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Detained AR patrol team released after stern warning not to trespass into ‘Naga Army Camp’ jurisdiction, claims NSCN (I-M)

The AR troops who were detained for a brief period

NSCN (I-M) stated that “a kilometre radius from the designated camp has to be maintained as per the ceasefire ground rules”

By Imna Longchar, TFM Nagaland Correspondent

About 31 personnel of the 25 Assam Rifles (AR) stationed at Jalukie, Peren, Nagaland, were briefly detained and later released by the “GFT special squad, Naga Army” of the National Socialists Council of Nagalim or NSCN (I-M). The outfit claimed that the AR personnel had “trespassed” into its jurisdiction on January 27 afternoon at around 2.30 pm.

The AR troops were on a patrol duty when they were confronted by armed NSCN (I-M) cadres who detained them for a while. The AR troops were questioned on how they came into the area (Ntangki National Park) located in Peren District of Nagaland.

According to NSCN (I-M) source, the 31 AR personnel were all released “unharmed keeping in mind the spirit of ceasefire with a stern warning not to trespass into the area again in future”.

Talking to TFM correspondent about the incident, a highly placed source from the NSCN (I-M) said that “a kilometre radius from the designated camp has to be maintained as per the ceasefire ground rules”. The source also said, “It was believed to have been deliberately done and not by mistake as being claimed by the 25 Assam Rifles”.

The outfit further added that the “Naga army” was alert enough to check unwanted intrusion into the “forbidden territory”.

It may be mentioned that according to the revised ‘Agreed Ground Rules for Cease Fire’ finalized on January 13, 2001, clause G, “There would be no offensive operations by the Security Forces against the NSCN and that the Security Forces would act in a manner as not to cause harassment/damage or loss of property or injury to the civilian population however, patrolling by the Security Forces would continue to prevent infiltration of militants and arms as hithertofore but patrolling within 1 km of NSCN designated camps will be carried out with populated areas, and/or near Highways, SF posts. Protection of convoys and patrolling roads would continue to be undertaken by the Security Forces”.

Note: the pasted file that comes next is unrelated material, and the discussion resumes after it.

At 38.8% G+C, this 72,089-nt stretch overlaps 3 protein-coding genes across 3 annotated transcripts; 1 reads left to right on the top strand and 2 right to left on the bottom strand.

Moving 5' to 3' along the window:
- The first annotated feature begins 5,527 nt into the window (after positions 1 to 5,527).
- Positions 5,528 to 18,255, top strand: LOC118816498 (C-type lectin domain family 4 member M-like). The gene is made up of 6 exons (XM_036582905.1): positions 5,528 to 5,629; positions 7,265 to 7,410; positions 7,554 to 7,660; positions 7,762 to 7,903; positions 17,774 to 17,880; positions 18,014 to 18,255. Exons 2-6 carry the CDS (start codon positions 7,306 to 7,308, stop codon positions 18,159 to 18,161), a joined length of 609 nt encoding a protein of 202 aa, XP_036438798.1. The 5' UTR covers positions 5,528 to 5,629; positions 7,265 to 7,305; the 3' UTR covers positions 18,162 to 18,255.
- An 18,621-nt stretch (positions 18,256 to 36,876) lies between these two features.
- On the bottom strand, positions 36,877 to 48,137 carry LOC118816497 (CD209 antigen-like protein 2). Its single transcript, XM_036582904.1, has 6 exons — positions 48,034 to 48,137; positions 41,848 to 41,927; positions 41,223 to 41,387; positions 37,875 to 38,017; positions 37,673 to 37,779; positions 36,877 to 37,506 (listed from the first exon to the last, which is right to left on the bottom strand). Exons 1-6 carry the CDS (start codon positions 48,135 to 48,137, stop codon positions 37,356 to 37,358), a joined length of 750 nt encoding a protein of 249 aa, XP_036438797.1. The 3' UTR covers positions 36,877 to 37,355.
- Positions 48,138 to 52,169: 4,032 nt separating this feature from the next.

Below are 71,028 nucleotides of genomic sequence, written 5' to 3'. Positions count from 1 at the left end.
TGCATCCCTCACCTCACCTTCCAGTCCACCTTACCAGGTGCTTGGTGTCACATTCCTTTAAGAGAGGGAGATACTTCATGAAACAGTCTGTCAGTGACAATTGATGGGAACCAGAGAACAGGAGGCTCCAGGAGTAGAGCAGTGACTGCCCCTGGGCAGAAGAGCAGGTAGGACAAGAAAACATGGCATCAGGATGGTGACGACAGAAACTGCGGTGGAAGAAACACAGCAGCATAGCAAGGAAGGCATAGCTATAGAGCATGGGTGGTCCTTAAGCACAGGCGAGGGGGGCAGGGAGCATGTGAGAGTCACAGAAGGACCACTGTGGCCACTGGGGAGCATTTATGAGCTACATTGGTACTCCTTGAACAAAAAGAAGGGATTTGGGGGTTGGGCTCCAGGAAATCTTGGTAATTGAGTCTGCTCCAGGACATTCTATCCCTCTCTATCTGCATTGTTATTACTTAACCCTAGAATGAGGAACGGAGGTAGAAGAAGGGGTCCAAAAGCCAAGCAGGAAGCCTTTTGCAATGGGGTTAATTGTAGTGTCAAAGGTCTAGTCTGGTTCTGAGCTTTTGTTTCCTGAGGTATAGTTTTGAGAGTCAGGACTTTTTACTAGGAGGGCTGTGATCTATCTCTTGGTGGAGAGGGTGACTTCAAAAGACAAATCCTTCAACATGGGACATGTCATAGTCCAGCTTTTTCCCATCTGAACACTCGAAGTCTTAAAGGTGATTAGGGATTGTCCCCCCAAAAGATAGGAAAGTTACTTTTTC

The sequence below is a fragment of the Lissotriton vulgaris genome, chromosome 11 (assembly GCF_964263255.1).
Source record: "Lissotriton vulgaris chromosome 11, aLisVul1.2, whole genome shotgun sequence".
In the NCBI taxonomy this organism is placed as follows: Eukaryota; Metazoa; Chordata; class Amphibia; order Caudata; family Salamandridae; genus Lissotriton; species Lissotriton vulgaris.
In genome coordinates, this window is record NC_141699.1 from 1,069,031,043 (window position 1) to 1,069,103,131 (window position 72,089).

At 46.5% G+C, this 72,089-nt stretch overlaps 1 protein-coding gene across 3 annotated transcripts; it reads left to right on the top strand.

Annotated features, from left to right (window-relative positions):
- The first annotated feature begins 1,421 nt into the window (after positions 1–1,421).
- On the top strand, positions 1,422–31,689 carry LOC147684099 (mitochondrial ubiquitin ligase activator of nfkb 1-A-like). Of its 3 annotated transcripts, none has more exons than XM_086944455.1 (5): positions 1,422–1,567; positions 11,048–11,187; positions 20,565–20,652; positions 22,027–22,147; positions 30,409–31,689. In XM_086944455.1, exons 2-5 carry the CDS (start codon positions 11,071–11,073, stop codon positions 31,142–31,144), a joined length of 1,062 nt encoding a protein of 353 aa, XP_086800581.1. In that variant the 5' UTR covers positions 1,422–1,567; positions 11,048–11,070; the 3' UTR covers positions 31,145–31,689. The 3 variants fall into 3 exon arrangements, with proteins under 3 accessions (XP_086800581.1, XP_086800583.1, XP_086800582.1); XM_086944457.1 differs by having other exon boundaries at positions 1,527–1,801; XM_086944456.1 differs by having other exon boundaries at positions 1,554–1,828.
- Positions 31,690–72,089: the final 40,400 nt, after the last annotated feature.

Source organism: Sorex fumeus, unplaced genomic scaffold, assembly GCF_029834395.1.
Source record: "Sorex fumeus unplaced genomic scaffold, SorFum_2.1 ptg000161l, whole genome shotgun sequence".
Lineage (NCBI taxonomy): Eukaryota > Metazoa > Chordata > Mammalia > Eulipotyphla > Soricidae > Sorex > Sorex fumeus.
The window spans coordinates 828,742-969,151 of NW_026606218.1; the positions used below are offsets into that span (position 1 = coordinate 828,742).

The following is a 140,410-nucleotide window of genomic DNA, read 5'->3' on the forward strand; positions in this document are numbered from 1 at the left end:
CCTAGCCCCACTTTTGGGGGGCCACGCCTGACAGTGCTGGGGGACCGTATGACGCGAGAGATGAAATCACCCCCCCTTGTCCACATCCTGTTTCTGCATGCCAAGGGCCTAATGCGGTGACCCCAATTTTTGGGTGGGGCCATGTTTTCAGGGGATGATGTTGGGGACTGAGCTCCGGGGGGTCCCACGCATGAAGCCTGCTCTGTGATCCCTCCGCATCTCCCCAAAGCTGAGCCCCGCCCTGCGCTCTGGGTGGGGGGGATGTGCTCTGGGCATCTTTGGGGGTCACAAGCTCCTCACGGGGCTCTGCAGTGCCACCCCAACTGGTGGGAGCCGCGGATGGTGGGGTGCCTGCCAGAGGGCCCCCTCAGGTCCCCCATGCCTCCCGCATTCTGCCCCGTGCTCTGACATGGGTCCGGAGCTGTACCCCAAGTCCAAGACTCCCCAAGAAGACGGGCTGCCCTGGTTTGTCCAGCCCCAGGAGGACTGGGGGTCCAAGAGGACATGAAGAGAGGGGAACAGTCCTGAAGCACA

Clause H of the same rules further adds “For implementation of the ground rules, it was agreed that modalities will be monitored by a group constituted for this purpose comprising of representatives of NSCN, NGOs and representatives nominated by the Government of India. However, it was also agreed that any accidental encounter or violation should not be allowed to jeopardize the peace process and the effect of any such incident should be localised through mutual consultations. All cases of violation of these ground rules would be referred to the Monitoring Groups, so that the reasons for violation are identified and steps to be taken to prevent such violation in future are suggested. Notwithstanding the above, the Security Forces will act in an impartial and unbiased manner against any group causing public disturbances or when there is imminent danger to public safety peace”.

The government of India and NSCN (I-M) signed the ceasefire agreement on July 25, 1997. Since then the two entities had been negotiating for a final settlement of the protracted Naga issue.

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